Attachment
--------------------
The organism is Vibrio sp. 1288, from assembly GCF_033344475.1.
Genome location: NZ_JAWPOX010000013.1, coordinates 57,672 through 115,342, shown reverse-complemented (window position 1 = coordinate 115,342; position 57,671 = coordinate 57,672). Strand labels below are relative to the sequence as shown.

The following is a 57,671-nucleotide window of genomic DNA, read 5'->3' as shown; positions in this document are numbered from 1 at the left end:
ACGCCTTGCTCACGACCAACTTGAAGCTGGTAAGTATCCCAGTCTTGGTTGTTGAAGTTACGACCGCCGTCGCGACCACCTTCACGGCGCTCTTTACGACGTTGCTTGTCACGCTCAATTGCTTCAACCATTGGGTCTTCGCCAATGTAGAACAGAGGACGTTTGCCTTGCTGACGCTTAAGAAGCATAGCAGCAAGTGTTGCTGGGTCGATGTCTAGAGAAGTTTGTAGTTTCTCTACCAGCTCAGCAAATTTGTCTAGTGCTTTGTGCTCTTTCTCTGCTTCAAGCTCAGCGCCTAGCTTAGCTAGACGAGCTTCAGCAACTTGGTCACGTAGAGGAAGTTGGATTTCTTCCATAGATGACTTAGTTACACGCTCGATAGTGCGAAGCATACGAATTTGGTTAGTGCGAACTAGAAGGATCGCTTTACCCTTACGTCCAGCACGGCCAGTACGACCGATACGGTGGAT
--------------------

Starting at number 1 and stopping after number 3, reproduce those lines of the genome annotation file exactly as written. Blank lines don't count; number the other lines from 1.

The organism is Vibrio sp. 1288, from assembly GCF_033344475.1.
Genome location: NZ_JAWPOX010000013.1, coordinates 57,672 through 115,342, shown reverse-complemented (window position 1 = coordinate 115,342; position 57,671 = coordinate 57,672). Strand labels below are relative to the sequence as shown.

The following is a 57,671-nucleotide window of genomic DNA, read 5'->3' as shown; positions in this document are numbered from 1 at the left end: